Have you ever noticed small spider veins on your legs or face? They are often in a spider web pattern and can be blue, red, or purple. Knowing the causes may help you make lifestyle changes or proceed with the best treatment option.
What Causes Spider Veins?
There are many factors that can increase your chance of developing spider or varicose veins. They can be a symptom of poor circulation or from varicose veins, and are probably a result of genetics. Other reasons patients in Flower Mound have increased chance of getting spider veins includes:
- Being a woman. Women are twice as likely as men to get spider and varicose veins.
- Being on your feet all day. Standing or sitting all day long can be a risk factor.
- Being pregnant. Extra hormones and an increased pressure against veins are both reasons why pregnant women have an increased chance of vein disorders.
- Taking birth control. Any hormonal changes, including taking birth control, can contribute to spider veins forming.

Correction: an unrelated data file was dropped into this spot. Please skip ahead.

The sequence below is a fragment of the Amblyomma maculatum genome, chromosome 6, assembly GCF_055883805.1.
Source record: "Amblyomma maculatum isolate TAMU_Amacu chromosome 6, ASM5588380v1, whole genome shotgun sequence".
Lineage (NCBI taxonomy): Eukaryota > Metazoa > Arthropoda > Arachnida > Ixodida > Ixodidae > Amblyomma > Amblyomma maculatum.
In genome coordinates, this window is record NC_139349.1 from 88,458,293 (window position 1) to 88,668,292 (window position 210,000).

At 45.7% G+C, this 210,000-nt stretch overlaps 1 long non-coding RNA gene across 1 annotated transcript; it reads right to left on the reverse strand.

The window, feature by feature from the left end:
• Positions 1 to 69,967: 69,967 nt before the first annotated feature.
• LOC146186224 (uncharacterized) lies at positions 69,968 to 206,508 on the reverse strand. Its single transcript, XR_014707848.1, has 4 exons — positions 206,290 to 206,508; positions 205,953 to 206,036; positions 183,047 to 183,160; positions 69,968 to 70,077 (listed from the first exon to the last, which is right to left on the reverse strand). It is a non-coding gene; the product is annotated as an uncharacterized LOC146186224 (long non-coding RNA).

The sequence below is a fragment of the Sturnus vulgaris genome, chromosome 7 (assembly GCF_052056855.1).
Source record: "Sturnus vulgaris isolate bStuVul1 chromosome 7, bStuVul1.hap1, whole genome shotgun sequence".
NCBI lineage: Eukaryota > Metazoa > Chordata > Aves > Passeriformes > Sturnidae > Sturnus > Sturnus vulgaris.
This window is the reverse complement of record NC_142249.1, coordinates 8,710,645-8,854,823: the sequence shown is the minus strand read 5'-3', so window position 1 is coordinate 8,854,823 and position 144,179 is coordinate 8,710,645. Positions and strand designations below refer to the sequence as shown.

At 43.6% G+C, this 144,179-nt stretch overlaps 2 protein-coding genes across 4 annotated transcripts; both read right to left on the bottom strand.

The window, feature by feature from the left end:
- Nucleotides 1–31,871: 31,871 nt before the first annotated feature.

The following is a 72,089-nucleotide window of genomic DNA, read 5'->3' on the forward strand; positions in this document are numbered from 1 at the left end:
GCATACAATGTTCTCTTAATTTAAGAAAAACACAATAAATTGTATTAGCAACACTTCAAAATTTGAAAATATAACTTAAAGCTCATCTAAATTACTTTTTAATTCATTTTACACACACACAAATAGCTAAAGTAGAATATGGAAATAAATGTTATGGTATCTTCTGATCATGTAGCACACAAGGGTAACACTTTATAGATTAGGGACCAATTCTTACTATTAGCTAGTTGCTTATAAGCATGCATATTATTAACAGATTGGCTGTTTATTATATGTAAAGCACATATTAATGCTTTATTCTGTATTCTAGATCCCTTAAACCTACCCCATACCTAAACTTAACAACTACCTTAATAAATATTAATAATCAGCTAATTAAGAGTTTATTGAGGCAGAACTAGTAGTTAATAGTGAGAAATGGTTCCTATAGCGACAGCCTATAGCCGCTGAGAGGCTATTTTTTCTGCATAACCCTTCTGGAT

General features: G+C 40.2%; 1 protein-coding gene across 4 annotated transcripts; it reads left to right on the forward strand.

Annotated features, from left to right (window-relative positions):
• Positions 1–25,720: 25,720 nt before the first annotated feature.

- Being obese. There is extra weight on your veins, plus a lack of exercise can lead to poor circulation.
Preventing Spider Veins
- It is misunderstood that people can develop and get treatment for spider veins at any point in their life, even though increasing age does increase your risk slightly.
- Exercise is one of the best ways to prevent vein issues because it improves circulation to the legs.
- Quit smoking and it will reduce your risk of developing spider or varicose veins, plus other complications including venous ulcers.
- Preventing vein disease if it’s hereditary. There currently is no proven way to completely prevent developing spider veins.
- Spider veins are always a cosmetic issue. If you have more severe spider veins, it is recommend that you have an ultrasound examination to determine if Chronic Venous Insufficiency is the underlying cause of your spider veins.
- Wearing high heels can cause foot problems, but they do not cause spider veins.
- Crossing your legs does not lead to spider veins, but prolonged sitting can.